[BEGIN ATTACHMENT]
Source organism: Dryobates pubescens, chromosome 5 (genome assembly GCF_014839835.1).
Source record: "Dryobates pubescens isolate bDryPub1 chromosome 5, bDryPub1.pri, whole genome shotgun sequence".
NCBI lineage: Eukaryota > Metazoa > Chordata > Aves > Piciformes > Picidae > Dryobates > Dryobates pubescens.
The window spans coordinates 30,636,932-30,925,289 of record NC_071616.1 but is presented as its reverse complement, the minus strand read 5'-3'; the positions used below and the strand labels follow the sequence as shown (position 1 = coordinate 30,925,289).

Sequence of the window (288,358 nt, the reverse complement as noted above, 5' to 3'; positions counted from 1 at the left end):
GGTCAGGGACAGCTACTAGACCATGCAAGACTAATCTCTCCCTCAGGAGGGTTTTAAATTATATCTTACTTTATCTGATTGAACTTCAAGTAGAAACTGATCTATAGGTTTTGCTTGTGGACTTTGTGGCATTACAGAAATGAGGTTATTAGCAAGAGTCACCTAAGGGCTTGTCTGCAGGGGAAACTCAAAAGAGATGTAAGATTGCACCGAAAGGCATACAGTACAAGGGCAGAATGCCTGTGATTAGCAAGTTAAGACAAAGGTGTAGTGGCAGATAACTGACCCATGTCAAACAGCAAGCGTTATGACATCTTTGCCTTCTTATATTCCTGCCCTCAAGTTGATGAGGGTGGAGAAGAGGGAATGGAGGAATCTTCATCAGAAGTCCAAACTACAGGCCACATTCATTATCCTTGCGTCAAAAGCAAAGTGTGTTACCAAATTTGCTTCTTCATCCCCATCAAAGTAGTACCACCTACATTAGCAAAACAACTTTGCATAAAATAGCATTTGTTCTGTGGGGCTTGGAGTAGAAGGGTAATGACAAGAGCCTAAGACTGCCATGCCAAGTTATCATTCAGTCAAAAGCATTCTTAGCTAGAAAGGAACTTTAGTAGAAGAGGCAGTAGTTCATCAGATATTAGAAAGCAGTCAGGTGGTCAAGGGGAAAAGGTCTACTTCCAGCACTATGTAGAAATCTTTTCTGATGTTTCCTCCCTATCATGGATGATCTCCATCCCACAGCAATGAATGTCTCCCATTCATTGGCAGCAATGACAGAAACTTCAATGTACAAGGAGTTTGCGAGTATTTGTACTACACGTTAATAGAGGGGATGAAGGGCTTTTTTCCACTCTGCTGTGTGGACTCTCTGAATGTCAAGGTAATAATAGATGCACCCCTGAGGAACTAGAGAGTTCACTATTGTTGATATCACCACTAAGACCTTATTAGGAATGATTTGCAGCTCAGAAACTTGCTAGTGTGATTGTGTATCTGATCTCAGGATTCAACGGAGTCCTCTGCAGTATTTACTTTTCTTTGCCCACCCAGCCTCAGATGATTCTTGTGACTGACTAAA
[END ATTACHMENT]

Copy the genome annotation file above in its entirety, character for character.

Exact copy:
Source organism: Dryobates pubescens, chromosome 5 (genome assembly GCF_014839835.1).
Source record: "Dryobates pubescens isolate bDryPub1 chromosome 5, bDryPub1.pri, whole genome shotgun sequence".
NCBI lineage: Eukaryota > Metazoa > Chordata > Aves > Piciformes > Picidae > Dryobates > Dryobates pubescens.
The window spans coordinates 30,636,932-30,925,289 of record NC_071616.1 but is presented as its reverse complement, the minus strand read 5'-3'; the positions used below and the strand labels follow the sequence as shown (position 1 = coordinate 30,925,289).

Sequence of the window (288,358 nt, the reverse complement as noted above, 5' to 3'; positions counted from 1 at the left end):
GGTCAGGGACAGCTACTAGACCATGCAAGACTAATCTCTCCCTCAGGAGGGTTTTAAATTATATCTTACTTTATCTGATTGAACTTCAAGTAGAAACTGATCTATAGGTTTTGCTTGTGGACTTTGTGGCATTACAGAAATGAGGTTATTAGCAAGAGTCACCTAAGGGCTTGTCTGCAGGGGAAACTCAAAAGAGATGTAAGATTGCACCGAAAGGCATACAGTACAAGGGCAGAATGCCTGTGATTAGCAAGTTAAGACAAAGGTGTAGTGGCAGATAACTGACCCATGTCAAACAGCAAGCGTTATGACATCTTTGCCTTCTTATATTCCTGCCCTCAAGTTGATGAGGGTGGAGAAGAGGGAATGGAGGAATCTTCATCAGAAGTCCAAACTACAGGCCACATTCATTATCCTTGCGTCAAAAGCAAAGTGTGTTACCAAATTTGCTTCTTCATCCCCATCAAAGTAGTACCACCTACATTAGCAAAACAACTTTGCATAAAATAGCATTTGTTCTGTGGGGCTTGGAGTAGAAGGGTAATGACAAGAGCCTAAGACTGCCATGCCAAGTTATCATTCAGTCAAAAGCATTCTTAGCTAGAAAGGAACTTTAGTAGAAGAGGCAGTAGTTCATCAGATATTAGAAAGCAGTCAGGTGGTCAAGGGGAAAAGGTCTACTTCCAGCACTATGTAGAAATCTTTTCTGATGTTTCCTCCCTATCATGGATGATCTCCATCCCACAGCAATGAATGTCTCCCATTCATTGGCAGCAATGACAGAAACTTCAATGTACAAGGAGTTTGCGAGTATTTGTACTACACGTTAATAGAGGGGATGAAGGGCTTTTTTCCACTCTGCTGTGTGGACTCTCTGAATGTCAAGGTAATAATAGATGCACCCCTGAGGAACTAGAGAGTTCACTATTGTTGATATCACCACTAAGACCTTATTAGGAATGATTTGCAGCTCAGAAACTTGCTAGTGTGATTGTGTATCTGATCTCAGGATTCAACGGAGTCCTCTGCAGTATTTACTTTTCTTTGCCCACCCAGCCTCAGATGATTCTTGTGACTGACTAAA